Data information knowledge 2
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Data, Information & Knowledge 2. Introduction. Previous presentation covered what data is* In this presentation we cover where data comes from and factors we need to take into account when gathering data for processing. * Should really be data “are” but nobody talks like this!. Data Sources.

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Data information knowledge 2

Data, Information & Knowledge 2


Introduction

Introduction

  • Previous presentation covered what data is*

  • In this presentation we cover where data comes from and factors we need to take into account when gathering data for processing

* Should really be data “are” but nobody talks like this!


Data sources

Data Sources

Data can be collected either:

  • DIRECTLY

    • Gathered from an original source

      or

  • INDIRECTLY

    • Gathered from an another source or as a by-product of another operation

  • In the world of business these would be described as primary and secondary sources of data


Direct original data sources

Direct (Original) Data Sources

  • Sale of an item in a supermarket recorded at EFTPOS terminal

  • Data from sensors e.g. a weather station

  • Data collected in a survey e.g. a questionnaire or an interview


Indirect data sources 1

Indirect Data Sources 1

  • Data collected for one purpose and used for another

    • A credit card company collects data about your spending in order to bill you each month. However, a secondary use of this data is to build up a “profile” of your spending habits. This data can then be used to send you direct marketing about goods and services that may appeal to you.

Direct Use

of Data

Customer

Billing

Credit Card Transaction

Indirect Use

of Data

Direct

Marketing


Indirect data sources 2

Indirect Data Sources 2

  • Purchased data/data passed on

    • There are a number of ways data can be acquired from 3rd parties and then used for a different purpose

    • A good example is the electoral roll. Its main use is to gather data about who is eligible to vote. However, marketing companies make extensive use of the roll to target customers.


Coding data

Coding Data

  • Before being stored in a computer information can be coded as data e.g.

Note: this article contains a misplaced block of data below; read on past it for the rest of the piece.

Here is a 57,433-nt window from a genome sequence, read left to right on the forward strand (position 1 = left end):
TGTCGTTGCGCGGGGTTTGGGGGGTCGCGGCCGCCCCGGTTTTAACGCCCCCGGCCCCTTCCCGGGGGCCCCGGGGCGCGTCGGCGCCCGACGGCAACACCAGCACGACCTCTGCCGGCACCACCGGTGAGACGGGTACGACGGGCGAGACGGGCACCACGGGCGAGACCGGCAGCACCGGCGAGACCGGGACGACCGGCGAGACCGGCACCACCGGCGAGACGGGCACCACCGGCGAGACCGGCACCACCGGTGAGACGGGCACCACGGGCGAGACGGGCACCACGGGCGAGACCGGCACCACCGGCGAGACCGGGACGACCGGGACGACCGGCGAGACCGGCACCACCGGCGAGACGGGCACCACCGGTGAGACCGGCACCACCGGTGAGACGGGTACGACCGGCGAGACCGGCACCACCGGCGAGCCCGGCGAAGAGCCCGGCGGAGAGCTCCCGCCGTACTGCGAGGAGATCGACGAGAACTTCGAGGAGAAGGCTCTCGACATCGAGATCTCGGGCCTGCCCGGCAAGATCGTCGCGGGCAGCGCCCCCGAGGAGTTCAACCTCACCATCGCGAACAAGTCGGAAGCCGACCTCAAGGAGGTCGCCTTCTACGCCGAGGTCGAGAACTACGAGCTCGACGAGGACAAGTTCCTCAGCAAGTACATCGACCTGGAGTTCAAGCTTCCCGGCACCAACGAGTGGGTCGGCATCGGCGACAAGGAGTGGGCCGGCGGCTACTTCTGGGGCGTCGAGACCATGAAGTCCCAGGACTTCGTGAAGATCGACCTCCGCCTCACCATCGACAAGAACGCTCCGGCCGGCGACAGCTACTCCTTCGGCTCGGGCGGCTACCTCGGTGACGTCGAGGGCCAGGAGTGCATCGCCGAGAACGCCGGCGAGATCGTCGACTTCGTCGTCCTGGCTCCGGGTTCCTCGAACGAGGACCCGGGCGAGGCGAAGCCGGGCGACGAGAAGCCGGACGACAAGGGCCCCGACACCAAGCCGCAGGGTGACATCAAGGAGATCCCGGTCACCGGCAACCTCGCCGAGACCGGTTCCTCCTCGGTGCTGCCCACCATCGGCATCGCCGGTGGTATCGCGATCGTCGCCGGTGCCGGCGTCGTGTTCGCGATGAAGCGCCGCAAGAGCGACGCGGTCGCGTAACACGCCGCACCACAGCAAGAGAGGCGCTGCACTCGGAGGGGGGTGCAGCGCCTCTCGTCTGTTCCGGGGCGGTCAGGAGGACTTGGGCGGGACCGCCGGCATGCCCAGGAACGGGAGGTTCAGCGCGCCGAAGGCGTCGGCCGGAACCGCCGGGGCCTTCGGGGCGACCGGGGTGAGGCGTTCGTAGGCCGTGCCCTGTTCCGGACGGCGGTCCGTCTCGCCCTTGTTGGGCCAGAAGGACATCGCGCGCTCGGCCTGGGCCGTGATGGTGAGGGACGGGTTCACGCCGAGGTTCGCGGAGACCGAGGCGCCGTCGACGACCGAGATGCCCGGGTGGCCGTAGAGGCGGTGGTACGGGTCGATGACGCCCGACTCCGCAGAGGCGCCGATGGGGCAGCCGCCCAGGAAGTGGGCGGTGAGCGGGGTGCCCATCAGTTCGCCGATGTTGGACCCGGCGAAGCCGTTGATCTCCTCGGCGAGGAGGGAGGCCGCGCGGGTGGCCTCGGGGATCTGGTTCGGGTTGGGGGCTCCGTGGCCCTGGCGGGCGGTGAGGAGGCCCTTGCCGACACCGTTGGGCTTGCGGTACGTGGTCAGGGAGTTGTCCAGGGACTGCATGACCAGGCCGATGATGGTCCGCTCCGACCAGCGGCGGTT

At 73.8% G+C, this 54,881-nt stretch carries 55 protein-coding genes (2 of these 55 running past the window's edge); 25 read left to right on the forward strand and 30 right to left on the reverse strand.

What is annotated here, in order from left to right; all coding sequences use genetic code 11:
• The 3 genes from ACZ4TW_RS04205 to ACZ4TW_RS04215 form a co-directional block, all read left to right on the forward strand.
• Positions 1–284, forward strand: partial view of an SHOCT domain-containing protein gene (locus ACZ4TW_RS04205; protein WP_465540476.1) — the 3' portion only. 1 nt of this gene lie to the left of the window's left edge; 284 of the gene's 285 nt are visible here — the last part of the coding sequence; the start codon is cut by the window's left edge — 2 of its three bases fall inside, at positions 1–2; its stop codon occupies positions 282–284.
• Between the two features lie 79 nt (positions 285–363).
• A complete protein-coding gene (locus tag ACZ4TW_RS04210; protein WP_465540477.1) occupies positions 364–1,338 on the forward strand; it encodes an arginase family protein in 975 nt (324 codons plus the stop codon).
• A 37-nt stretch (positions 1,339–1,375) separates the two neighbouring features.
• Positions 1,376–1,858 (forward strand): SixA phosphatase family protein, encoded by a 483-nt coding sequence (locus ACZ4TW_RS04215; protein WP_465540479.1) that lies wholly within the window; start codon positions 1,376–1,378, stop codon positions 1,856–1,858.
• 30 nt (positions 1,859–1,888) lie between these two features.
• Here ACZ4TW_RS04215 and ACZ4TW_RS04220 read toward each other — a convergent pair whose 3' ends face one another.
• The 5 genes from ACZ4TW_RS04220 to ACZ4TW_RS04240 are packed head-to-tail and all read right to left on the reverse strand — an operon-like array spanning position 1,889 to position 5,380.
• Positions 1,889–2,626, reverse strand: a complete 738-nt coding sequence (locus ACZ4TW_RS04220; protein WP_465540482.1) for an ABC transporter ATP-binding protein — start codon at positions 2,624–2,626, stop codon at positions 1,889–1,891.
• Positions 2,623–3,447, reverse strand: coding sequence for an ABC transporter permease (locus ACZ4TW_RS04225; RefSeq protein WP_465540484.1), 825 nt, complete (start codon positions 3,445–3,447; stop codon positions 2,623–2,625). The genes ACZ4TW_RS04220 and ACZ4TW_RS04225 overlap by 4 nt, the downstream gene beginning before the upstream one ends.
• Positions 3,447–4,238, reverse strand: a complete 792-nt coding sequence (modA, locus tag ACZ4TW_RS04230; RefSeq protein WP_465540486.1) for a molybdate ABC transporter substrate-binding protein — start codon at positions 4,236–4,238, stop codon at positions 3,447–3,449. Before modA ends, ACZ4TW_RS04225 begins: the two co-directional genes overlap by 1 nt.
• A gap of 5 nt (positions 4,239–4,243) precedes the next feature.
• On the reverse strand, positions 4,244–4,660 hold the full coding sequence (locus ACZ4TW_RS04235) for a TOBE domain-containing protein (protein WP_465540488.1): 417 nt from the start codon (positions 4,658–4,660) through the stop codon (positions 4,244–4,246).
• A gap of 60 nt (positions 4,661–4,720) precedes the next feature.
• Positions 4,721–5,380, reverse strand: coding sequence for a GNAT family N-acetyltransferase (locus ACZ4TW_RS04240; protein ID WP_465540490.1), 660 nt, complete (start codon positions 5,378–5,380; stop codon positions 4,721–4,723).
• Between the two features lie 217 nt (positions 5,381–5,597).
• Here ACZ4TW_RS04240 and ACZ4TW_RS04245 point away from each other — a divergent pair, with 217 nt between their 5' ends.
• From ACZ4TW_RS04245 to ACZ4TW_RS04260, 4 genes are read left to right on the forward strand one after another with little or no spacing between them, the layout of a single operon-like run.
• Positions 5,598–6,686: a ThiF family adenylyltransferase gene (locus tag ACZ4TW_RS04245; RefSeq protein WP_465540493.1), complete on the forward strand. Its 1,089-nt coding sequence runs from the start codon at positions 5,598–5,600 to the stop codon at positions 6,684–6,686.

• M or F

    • Mo, Tu, We, Th, Fr, Sa, Su

    • I, II, IIIM, IIIN, IV, V

    • S, M, L, XL, XXL

  • In the picture shown we can see the date code for the tyre

This represents the eighth week of 2006


Benefits of coding

Benefits of Coding

  • Less storage space is required

    • M and F require less storage space than male and female

  • Faster data input

    • See above

  • Validation is easier

    • With a limited number of codes it is easier to match them against rules to check they are entered correctly


Drawbacks of coding

Drawbacks of Coding

  • Precision of data can be lost (coarsened)

    • In the example all shades of blue are coded as “blue”

  • The user needs to know the codes used

    • How many of these top level domains do you know?

    • au, ch, de, ie, pk, fr, il, lk, es

Data in

Pink

Blue

Black

Blue

Stored data


Coding value judgements

Coding Value Judgements

  • Coding value judgements can be a particular problem as they are subject to personal opinion

  • What do you think of this presentation?

    • Good? Average? Poor?

    • One person’s good may be another person’s poor!!!

  • Value judgements are very difficult to encode without some coarsening (loss of detail)

  • How would you improve the analysis? What are the time/cost implications?


Quality of the data source 1

Quality of the Data Source 1

  • GIGO (Garbage In Garbage Out)

  • If data input is poor the resulting information output will be poor i.e. corrupt, inaccurate etc.

  • Can you think of any “real life” examples?

Garbage In

Garbage Out


Quality of the data source 2

Quality of the Data Source 2

Examples of GIGO can include:

  • Unreliable questionnaires/surveys

    • e.g. inappropriate samples, badly worded questions etc.

  • Incorrectly calibrated instruments

    • e.g. an incorrectly calibrated balance will give incorrect measures of mass

  • Human error

    • e.g. transcription errors when entering data

  • Incomplete data sets

    • e.g. failing to account for “shrinkage” when measuring supermarket stock


Summary revision topics

Summary/Revision Topics

  • Data can arise from direct and indirect sources

  • Information can be coded as data

  • This has a number of benefits but can lead to coarsening

  • The source/accuracy of data has a major impact on the quality of information produced i.e. GIGO


Revision tasks

Revision Tasks

  • Use your textbook/Internet sources to make your own notes on:

    • Sources of Data

    • Encoding Data

    • Quality of Data Sources

  • Try questions 18-24 on this worksheet

    http://www.teach-ict.com/as_a2/topics/data_info_know/data_worksheet.doc

    Diagram/example on slide 9 courtesy of teach-ict.com. See the original here.


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